A word about the look; Greengrass likes to shoot as naturalistically as he can, but unfortunately this seems to work out as completely unnatural. Firstly, Greengrass likes jitter cam way more than is healthy. So most scenes in daylight are shot in juddering choppy takes which are naturalistic only if you're trying to show the viewpoint of an unmedicated epileptic working a road compactor during an earthquake in a roundabout factory. So quick word to Greengrass. Stop. In real life, our brains are very good at compensating for motion blur and rapid movement; shaking everything up makes things look more fake, not less. Which moves us on to night work; just light the damn scenes. Shooting with digital in extremely low light just makes for a muddy grainy reddish brown mush which doesn't look anything like darkness does in real life to dark adapted eyes and isn't even easy to look at. The tradtional somewhat overlit hollywood look is actually closer to how we see things in reality. It's a movie. Show us things. Or if that's too much work, try radio for a while.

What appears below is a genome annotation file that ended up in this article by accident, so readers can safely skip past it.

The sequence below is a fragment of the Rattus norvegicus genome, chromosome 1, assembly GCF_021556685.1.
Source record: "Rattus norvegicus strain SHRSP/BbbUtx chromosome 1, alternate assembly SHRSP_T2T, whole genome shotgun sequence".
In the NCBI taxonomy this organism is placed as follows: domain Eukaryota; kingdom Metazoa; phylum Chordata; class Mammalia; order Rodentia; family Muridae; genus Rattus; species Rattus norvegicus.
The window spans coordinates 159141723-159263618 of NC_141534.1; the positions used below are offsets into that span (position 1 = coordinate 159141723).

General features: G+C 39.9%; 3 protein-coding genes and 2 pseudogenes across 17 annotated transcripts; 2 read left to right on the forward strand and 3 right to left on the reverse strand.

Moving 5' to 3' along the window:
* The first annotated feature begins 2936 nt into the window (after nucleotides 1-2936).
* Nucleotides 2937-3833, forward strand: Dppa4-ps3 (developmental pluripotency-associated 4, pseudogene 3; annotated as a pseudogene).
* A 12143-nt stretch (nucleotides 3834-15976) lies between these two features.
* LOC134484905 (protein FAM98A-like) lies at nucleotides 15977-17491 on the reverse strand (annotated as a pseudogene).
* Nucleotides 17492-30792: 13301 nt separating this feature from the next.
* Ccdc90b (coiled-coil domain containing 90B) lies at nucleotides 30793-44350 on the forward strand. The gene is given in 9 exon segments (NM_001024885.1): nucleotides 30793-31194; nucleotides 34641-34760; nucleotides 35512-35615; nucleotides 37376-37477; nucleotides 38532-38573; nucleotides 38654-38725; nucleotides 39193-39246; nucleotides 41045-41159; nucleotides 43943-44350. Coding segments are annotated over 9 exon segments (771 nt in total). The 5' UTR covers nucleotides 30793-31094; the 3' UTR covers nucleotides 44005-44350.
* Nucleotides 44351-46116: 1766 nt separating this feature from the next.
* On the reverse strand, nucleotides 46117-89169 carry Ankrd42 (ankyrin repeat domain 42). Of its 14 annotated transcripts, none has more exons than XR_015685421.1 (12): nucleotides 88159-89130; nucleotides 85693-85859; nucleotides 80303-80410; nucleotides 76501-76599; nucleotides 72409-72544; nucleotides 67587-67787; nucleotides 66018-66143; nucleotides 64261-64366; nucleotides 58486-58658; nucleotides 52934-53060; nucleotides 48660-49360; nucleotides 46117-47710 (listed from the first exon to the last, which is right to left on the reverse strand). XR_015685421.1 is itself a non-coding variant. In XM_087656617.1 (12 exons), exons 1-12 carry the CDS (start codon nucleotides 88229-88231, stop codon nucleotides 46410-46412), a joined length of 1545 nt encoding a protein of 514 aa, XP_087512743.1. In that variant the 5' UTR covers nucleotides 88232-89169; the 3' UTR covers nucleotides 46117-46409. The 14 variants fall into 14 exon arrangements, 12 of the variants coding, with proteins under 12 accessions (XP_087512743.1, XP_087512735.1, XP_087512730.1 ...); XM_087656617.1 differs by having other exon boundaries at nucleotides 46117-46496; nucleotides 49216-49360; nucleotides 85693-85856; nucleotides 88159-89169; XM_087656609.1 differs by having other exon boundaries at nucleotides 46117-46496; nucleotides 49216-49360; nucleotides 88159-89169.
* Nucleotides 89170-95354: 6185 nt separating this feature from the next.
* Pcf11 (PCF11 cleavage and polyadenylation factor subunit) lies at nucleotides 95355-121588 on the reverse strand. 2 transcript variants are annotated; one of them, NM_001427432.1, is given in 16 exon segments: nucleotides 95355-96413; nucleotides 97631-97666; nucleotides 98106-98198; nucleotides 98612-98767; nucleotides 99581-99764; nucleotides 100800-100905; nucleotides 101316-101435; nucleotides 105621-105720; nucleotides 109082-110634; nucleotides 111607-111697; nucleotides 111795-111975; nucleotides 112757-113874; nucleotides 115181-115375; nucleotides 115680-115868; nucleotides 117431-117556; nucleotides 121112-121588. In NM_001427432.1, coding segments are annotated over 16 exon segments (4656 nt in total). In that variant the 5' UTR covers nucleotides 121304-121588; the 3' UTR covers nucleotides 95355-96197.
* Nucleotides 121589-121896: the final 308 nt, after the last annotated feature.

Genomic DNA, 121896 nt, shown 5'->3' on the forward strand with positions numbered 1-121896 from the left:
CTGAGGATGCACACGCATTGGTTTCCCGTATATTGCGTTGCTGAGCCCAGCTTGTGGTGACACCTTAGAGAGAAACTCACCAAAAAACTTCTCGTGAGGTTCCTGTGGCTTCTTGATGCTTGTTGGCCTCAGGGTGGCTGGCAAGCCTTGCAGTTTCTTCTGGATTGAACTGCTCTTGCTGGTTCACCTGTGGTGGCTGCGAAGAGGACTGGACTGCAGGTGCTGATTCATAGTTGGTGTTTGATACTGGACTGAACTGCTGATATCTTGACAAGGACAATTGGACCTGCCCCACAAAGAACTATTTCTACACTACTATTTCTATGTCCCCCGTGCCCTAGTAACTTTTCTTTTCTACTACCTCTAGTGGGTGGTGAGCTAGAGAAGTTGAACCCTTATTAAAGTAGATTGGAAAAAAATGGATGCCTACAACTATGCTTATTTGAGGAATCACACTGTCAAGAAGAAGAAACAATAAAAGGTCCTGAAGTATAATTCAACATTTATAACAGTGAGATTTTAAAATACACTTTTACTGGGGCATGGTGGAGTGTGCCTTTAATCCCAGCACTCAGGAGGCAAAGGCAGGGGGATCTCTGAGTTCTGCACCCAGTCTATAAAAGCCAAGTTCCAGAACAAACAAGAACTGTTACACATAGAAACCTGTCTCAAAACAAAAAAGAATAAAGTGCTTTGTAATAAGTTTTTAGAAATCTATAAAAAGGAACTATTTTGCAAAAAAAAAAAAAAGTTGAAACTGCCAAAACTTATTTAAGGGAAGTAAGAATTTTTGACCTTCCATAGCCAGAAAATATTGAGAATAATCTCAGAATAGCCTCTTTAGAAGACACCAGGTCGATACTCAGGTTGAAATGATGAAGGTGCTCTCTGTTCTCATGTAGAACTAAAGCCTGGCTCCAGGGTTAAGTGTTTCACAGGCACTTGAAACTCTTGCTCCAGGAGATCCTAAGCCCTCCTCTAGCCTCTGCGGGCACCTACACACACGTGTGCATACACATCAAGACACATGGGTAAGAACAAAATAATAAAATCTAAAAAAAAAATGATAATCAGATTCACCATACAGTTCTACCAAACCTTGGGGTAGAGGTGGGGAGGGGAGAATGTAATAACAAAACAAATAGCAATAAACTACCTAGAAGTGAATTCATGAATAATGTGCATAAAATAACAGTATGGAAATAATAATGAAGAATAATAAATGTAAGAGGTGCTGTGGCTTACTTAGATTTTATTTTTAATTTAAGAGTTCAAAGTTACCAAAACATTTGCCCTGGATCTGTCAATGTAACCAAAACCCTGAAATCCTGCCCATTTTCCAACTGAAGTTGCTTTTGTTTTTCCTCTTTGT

As always when watching movies set in God's sandbox, I was wondering where they shot it all, and it turns out that they did the interiors in England and a surprising amount of the exteriors in Spain; the slummy bits of Baghdad were done in everyone's favourite sandbox stand in, Morocco (also starred in Black Hawk Down; I assume I was the only person in the world irritated by the fact that the sun was rising in the wrong place relative to the coastline for EAST Africa).

Two other things which bothered me. Firstly, the film has a Chelabi stand in; Ahmed Zubaidi is such a thinly disguised substitute for Ahmed Chelabi, I have no idea why they even begin to think that tweaking the name was going to protect them from a lawsuit. And there's a traditional and entirely unbelievable Hollywood ending in which Matt Damon's character goes public with his story. What makes it especially tin-eared in this context is that it's seven years down the road; we know that nothing like that happened and that even if it did, it didn't make a button of difference. A better film would have used that irony properly; Green Zone signs out on it as though somehow Miller has won and saved us all.